The other factor affecting beauty’s embrace of the counterculture could be the workplace. Mores about what’s acceptable have not only shifted, but as people increasingly go freelance or start their own business, the model of the office itself has evolved. “The workplace has changed and women have changed with it,” says hairstylist Wes Sharpton of Hairstory, who is known for cuts with just a bit of “off-ness.” “There’s a new place for a sense of creativity and a ‘Be who you are’ spirit. Before, the idea of someone marching into an office with pink hair would have been a big no-no, but things have shifted.”

And beauty brands are taking note. Peruse the aisles of your local Sephora and you’ll find nail art accoutrements, face crystals and all manner of metallic flash tattoos. You can even get septum rings at Claire’s. L’Oréal Paris and Maybelline New York both recently released clumpy mascaras. “Maybelline interpreted what’s happening on the runway with messy lashes and came out with a mascara that can help women achieve that without having to layer five different ones,” says Grace Lee, lead makeup artist for Maybelline New York Canada. Also on deck for Maybelline: a product for ombré lips. “Color Blur is a pencil-lipstick hybrid that comes with a rubber blur stick that you use to blend into your lip for a popsicle-stained effect,” says Lee. Garnier Color Styler lets you temporarily play with pink- and blue-hued hair, R+Co’s Badlands Dry Shampoo Paste takes bed-head to the next level and L’Oréal Professionnel (purveyor of pastel Hair Chalk) is continuing to delve into the world of wild colour. “I’m teaching classes on how to create bold and non-traditional colours like blue and green using L’Oréal Professionnel lines,” says Jason Backe, the brand’s celebrity colourist. Even tattoos—once only the provenance of outliers and now embraced by, well, pretty much everybody—have products dedicated to them. After noticing an increase in the number of women getting inked (a recent poll in the U.S. revealed that tattooed women now outnumber tattooed men 59 to 41), Skinfix launched Inked Tattoo Balm. “We wanted to meet the demand for tattoo care that uses natural ingredients to heal the skin for new tattoos and bring existing tattoos back to life,” says Francine Krenicki, senior vice-president of product development.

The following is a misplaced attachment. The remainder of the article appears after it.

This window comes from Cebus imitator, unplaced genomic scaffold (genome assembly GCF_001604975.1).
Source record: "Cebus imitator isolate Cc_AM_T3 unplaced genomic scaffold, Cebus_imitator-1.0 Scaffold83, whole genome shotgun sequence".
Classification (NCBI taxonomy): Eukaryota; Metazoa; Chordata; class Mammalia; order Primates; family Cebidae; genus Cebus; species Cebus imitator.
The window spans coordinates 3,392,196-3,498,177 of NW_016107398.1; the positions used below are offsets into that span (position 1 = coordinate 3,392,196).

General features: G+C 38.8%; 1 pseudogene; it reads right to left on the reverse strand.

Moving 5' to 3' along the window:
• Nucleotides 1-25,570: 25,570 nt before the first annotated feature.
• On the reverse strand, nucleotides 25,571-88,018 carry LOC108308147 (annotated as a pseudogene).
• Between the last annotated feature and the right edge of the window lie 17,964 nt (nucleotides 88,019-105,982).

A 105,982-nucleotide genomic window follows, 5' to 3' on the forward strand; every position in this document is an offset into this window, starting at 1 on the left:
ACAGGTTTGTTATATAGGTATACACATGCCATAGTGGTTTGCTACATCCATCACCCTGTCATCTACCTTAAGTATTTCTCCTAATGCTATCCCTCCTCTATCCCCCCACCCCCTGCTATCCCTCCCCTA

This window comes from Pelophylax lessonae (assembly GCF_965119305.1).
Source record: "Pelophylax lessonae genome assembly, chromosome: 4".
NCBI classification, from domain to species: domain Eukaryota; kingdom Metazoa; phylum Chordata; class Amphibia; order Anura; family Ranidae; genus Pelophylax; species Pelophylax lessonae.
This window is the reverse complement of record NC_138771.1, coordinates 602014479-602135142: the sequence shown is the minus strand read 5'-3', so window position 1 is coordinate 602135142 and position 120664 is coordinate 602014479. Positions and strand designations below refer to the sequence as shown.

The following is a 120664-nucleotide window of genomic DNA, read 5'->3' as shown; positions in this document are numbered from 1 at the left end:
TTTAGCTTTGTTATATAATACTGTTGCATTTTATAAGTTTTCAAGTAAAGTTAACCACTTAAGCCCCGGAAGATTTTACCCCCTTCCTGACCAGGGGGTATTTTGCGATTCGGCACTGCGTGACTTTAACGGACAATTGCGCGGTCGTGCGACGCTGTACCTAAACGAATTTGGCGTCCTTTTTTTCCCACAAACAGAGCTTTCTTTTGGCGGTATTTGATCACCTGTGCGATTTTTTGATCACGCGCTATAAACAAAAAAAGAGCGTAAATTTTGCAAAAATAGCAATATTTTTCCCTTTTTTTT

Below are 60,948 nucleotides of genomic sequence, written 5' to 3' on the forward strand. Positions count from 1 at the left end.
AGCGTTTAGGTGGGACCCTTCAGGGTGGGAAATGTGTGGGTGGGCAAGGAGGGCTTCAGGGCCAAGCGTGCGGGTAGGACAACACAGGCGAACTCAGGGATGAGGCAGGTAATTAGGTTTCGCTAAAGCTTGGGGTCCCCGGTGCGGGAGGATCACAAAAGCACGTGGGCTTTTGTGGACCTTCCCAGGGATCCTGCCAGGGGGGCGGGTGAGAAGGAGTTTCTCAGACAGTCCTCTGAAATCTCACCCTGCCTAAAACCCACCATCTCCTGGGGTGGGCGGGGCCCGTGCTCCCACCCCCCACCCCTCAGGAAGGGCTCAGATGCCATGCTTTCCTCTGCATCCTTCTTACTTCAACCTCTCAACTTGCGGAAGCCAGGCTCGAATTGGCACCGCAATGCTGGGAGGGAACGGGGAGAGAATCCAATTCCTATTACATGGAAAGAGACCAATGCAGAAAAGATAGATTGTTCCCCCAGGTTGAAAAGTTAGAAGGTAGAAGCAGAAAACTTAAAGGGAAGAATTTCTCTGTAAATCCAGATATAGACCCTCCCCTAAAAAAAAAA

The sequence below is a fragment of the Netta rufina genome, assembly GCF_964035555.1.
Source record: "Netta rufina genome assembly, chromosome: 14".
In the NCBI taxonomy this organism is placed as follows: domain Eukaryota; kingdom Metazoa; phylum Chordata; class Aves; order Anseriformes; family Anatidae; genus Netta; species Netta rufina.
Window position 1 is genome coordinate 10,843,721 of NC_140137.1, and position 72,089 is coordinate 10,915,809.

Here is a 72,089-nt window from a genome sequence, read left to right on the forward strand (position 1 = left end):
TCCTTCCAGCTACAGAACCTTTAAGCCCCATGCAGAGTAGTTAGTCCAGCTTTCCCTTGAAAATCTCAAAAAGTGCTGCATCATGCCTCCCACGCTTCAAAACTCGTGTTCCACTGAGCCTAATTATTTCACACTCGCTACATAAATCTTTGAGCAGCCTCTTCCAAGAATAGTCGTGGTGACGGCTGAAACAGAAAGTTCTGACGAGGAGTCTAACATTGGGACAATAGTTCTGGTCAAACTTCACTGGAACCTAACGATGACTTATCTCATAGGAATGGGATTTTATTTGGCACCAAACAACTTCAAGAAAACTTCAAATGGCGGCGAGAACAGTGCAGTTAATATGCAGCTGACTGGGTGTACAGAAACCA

Expressing yourself seems more important now than ever. “In our world today there are some monumental things happening politically and culturally,” says Backe. “When emotions are high on a cultural scale, people [are] more likely to step out and make a statement.” And while radicalism achieved via a tube of black lipstick or pastel hair may seem like a quieter form of rebellion, after many seasons of ‘meh,’ it can speak volumes.